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Brushing of teeth became popular after the performance of “Karius and Bactus”

On Sunday, 26 February 2017, the children of substitute homes and shelters of Tallinn, Harju County, Tartu, Pärnu, Ida-Viru County and Viljandi County, visited the Tartu Theatre House to see the children’s musical “Karius and Bactus”. After that, some time was also spent in the Toy Museum, where the older children participated in the excursion while the younger children simply enjoyed playing.

The theatre visit was eagerly anticipated

There is probably no theatre enthusiast in the history of Estonia who has waited for a theatre visit as much as three-year-old Kaisa, who lives in Tartu. From the moment she heard about the upcoming performance, going to the theatre became her favourite topic. “We are going to camp!” she shrieked many times during the week, running happily around the house. The word “camp” was probably easier for her to say than the tongue twister “theatre”. 

Residents of the Safe House for Mother and Child in Tallinn were also looking forward to the Sunday theatre visit. The book “Karius and Bactus” was borrowed from the library, which was then read to the children by the mothers.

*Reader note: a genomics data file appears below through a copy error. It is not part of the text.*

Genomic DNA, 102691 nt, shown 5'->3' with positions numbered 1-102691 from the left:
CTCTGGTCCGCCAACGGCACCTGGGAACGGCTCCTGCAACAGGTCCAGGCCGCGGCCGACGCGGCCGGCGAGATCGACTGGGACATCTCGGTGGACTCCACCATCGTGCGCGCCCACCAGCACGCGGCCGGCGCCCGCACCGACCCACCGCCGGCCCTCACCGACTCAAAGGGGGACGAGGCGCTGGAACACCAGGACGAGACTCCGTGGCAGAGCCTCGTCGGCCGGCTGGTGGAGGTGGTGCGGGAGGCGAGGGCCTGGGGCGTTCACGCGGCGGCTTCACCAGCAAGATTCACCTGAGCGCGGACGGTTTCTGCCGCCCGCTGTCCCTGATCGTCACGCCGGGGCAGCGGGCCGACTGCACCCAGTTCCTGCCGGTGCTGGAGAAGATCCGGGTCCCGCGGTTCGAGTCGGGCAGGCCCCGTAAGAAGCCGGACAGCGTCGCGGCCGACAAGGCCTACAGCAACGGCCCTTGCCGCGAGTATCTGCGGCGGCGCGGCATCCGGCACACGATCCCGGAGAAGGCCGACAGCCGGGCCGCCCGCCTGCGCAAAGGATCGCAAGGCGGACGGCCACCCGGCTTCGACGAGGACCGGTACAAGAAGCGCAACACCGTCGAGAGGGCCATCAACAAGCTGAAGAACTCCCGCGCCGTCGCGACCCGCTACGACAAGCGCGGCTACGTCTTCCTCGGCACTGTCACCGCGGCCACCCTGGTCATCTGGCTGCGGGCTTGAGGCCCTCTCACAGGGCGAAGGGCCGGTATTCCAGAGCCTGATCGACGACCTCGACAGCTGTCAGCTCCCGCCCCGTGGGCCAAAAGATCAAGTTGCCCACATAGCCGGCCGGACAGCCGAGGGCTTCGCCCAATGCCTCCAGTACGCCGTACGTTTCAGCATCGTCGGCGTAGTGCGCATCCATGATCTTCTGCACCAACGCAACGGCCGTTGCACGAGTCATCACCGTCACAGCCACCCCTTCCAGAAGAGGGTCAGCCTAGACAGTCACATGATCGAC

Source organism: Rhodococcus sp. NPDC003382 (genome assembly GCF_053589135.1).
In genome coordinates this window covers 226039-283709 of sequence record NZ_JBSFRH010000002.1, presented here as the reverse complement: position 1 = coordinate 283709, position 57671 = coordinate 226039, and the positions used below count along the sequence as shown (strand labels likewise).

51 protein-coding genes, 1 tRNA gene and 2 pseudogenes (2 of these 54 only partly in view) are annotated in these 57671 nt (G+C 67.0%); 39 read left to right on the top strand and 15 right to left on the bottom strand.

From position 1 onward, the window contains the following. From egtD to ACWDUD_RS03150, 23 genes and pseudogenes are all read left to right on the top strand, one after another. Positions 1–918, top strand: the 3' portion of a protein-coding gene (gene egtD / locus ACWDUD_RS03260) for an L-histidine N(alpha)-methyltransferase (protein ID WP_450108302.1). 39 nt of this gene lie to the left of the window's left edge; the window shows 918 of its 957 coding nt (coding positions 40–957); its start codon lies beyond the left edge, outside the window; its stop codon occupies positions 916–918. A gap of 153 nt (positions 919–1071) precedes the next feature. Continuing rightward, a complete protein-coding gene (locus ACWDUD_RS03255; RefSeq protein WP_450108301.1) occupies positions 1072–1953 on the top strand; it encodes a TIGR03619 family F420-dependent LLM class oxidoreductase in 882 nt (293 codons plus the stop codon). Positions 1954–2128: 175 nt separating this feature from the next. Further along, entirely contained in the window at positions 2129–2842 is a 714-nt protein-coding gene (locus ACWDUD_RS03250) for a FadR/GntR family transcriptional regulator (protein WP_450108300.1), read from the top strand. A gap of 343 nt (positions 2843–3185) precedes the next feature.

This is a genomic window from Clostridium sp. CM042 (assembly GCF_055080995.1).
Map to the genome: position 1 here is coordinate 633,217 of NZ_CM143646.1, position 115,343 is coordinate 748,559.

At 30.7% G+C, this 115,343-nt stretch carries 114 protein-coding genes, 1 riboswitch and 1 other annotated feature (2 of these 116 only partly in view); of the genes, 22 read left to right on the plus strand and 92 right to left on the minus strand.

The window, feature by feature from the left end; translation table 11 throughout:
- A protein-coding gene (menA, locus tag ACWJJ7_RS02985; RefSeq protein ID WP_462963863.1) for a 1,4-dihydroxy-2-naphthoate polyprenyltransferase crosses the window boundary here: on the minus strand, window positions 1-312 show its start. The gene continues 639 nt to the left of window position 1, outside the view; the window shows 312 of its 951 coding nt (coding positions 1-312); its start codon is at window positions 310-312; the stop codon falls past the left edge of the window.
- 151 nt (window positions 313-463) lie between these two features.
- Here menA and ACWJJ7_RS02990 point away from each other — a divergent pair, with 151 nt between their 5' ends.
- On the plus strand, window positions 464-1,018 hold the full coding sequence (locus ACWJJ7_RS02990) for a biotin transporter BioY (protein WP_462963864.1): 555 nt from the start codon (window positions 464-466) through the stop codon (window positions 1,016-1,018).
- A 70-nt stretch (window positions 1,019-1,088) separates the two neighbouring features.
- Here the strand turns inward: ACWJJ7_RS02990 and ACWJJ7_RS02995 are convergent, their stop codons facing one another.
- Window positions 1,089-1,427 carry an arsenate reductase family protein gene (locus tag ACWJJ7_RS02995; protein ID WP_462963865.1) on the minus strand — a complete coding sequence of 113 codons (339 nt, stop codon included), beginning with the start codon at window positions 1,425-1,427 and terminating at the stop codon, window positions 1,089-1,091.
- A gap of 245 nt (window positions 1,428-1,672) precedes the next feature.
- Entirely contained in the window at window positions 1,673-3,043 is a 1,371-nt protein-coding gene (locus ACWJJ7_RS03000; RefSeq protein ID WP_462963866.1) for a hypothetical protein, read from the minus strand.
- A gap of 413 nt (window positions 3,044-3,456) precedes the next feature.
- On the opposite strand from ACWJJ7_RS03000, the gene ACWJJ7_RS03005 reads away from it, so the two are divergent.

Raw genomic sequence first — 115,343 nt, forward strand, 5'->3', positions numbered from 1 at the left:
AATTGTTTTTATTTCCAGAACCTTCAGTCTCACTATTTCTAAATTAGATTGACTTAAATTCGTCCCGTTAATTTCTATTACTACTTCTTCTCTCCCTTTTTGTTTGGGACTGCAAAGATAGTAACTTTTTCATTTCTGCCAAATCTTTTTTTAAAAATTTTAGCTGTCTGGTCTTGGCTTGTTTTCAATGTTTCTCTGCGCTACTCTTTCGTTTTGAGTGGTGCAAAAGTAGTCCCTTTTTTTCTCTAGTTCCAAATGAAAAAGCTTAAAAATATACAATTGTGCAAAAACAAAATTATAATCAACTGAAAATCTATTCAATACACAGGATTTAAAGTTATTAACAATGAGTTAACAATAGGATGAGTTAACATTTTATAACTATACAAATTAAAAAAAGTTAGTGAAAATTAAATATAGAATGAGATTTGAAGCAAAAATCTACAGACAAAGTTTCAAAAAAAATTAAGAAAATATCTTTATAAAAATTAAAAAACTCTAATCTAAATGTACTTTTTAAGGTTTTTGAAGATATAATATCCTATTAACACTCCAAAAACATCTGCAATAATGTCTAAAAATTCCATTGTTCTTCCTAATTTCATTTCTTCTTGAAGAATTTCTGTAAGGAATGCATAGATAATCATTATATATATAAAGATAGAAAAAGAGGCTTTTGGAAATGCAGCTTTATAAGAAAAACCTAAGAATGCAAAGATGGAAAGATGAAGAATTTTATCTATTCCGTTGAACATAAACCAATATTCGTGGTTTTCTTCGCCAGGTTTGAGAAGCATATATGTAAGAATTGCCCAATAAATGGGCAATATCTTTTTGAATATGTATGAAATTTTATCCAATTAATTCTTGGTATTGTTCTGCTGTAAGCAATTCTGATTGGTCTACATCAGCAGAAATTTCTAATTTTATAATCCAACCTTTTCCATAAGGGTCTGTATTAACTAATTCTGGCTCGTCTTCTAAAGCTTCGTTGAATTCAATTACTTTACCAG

There was a surprisingly calm atmosphere at Tartu Käopesa on Sunday morning, and, by the way, the level of interest in the theatre was inversely proportional to the children’s age: the younger the child, the bigger the enthusiasm! Going to the theatre was special for many of them. For example, one three-year-old girl got to ride a city bus for the first time. 

The children of Tudulinna were talking in the bus about how they had properly brushed their teeth in the morning, so no bacteria would live in there. On their way to Tartu, children from Viljandi engaged in a discussion of who Karius and Bactus are.

The performance was funny and nerve-racking

At the beginning of the performance, the smallest toddler from Tartu sat on the lap of Marili, her family’s parent. She wrapped her arm around her even tighter, as she admired the skipping tooth trolls, while holding her breath at the same time. At the same time, she was afraid of the beasts: she did not dare to take a picture with the troll monsters.